There is daredevil skateboarding by Vincent Jutras, and endless rotations, gyrations and interactions among the entire troupe in such carefully timed and well articulated ways that one didn’t know could interact and engage without calamity in such a way.

Julien Silliau, in the German Wheel, pulls off a series of maneuvers not entirely new to 7 Fingers audiences but riveting nonetheless, twisting and controlling it with ease. To see this large metallic cylinder manipulated on the floor of a circus tent is one thing, but to watch the massive untethered thing spin before one on a raised stage is quite another.

Natasha Patterson juggles with large red balls, slithering them along her arms in ways that defy gravity. Vincent Jutras puts three, four,five, seven balls in the air, swishing and gyrating them with oily dexterity.

Maria Del Mar Reyes managed to stand on one hand enough times to make one exhausted watching it, then came back immediately to engage in more collective hijinks. Don’t these people have rest periods written into their contracts?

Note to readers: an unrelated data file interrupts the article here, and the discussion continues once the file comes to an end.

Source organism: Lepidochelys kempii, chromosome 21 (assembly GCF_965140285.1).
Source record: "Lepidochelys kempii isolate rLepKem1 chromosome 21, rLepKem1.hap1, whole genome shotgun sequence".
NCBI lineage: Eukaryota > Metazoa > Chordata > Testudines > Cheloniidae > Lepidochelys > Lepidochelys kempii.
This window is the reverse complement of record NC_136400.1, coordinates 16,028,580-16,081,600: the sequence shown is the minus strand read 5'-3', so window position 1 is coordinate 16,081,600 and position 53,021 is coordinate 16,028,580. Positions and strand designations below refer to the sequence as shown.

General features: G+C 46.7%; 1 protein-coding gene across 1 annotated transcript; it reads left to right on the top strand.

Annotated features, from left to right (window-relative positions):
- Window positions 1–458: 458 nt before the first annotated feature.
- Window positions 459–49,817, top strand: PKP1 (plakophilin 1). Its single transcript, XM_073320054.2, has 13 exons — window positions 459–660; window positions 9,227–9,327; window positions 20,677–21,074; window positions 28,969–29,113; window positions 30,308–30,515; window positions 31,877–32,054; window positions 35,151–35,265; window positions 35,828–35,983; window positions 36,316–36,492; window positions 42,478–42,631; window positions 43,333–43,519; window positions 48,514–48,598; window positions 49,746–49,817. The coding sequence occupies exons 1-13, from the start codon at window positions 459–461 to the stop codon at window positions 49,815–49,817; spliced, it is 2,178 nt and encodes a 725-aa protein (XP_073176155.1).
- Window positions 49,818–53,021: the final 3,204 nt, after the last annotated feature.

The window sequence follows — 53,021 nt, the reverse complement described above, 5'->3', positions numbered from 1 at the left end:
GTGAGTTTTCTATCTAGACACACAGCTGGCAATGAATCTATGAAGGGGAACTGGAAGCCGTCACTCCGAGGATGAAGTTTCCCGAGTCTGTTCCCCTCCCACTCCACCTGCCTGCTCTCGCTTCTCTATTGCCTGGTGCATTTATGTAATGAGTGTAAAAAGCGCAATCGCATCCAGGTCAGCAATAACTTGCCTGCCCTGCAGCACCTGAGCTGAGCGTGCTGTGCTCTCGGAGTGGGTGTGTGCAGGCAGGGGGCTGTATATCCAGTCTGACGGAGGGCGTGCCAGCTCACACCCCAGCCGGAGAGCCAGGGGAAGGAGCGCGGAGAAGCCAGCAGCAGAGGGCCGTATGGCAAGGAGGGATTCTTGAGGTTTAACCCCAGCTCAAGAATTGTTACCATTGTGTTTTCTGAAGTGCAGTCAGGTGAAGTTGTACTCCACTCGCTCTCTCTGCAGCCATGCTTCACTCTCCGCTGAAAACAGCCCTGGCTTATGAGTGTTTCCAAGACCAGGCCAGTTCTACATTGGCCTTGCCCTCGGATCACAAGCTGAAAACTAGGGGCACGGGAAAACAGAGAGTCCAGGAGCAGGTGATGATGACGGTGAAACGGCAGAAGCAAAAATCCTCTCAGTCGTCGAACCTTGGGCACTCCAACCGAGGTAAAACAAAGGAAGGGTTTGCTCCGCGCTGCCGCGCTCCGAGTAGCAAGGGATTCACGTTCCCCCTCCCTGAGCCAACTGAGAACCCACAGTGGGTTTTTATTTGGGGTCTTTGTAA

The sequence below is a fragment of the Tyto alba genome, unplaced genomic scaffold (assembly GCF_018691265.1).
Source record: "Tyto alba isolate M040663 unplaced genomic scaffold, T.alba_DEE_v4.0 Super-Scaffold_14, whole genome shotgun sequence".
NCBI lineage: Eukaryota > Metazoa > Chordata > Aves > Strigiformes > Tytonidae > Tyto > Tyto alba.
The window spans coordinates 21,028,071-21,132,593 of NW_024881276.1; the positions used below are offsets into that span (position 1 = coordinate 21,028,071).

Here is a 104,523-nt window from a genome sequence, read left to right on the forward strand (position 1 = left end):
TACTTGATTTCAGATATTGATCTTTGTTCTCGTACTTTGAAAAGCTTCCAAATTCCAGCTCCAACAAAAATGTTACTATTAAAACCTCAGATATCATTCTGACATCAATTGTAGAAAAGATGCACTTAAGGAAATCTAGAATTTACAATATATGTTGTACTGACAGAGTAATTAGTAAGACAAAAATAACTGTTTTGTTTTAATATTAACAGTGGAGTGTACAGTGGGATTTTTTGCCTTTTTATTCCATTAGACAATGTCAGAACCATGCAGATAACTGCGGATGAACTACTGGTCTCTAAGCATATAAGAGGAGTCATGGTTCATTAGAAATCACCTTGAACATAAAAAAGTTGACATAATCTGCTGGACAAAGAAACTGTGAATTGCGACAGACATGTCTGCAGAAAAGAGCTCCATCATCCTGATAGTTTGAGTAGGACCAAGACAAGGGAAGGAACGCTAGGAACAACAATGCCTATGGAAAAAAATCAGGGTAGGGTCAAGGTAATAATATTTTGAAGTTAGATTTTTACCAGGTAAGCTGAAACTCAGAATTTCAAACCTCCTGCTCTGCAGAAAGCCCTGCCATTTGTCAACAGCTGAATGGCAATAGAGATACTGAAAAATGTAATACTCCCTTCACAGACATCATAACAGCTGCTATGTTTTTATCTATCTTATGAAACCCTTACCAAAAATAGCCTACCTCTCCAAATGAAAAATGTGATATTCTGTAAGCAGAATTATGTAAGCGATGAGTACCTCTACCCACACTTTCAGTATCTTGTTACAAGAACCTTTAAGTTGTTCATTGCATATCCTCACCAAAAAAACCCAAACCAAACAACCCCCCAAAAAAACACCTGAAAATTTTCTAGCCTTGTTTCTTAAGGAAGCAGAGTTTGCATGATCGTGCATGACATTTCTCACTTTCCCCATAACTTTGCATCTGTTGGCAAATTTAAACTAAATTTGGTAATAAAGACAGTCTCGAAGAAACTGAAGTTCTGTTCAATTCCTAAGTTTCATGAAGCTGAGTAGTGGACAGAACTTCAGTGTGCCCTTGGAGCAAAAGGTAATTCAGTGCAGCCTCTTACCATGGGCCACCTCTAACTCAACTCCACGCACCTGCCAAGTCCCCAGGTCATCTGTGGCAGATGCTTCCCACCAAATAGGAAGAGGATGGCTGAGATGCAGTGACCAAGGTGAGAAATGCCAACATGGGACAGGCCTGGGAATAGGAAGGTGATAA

The cast, consisting of four men and four women, is utterly lively and delightful.

The cast, consisting of four men and four women, is utterly lively and delightful. A charmingly international crowd, they mostly speak to the audience in English, but Del Mar Reyes for the most part delivers her tributes mostly in Spanish.

This is one of the best 7 Fingers performances, so totally nuanced and completely well-balanced between the hint of narrative and the inclusion of an abundance of routines. On past occasions, 7 Fingers has, from time to time, played around a bit too much with audience interaction and other forms of narrative that have shoved the more dramatic acrobatics to the side. Not so here. This performance is beautifully conceived and executed, exhibiting the very best that 7 Fingers has to offer, which is a lot.

For circus, juggling, acrobatic enthusiasts, this is a performance not to be missed, and certainly well worth it for almost anyone.

– BADMan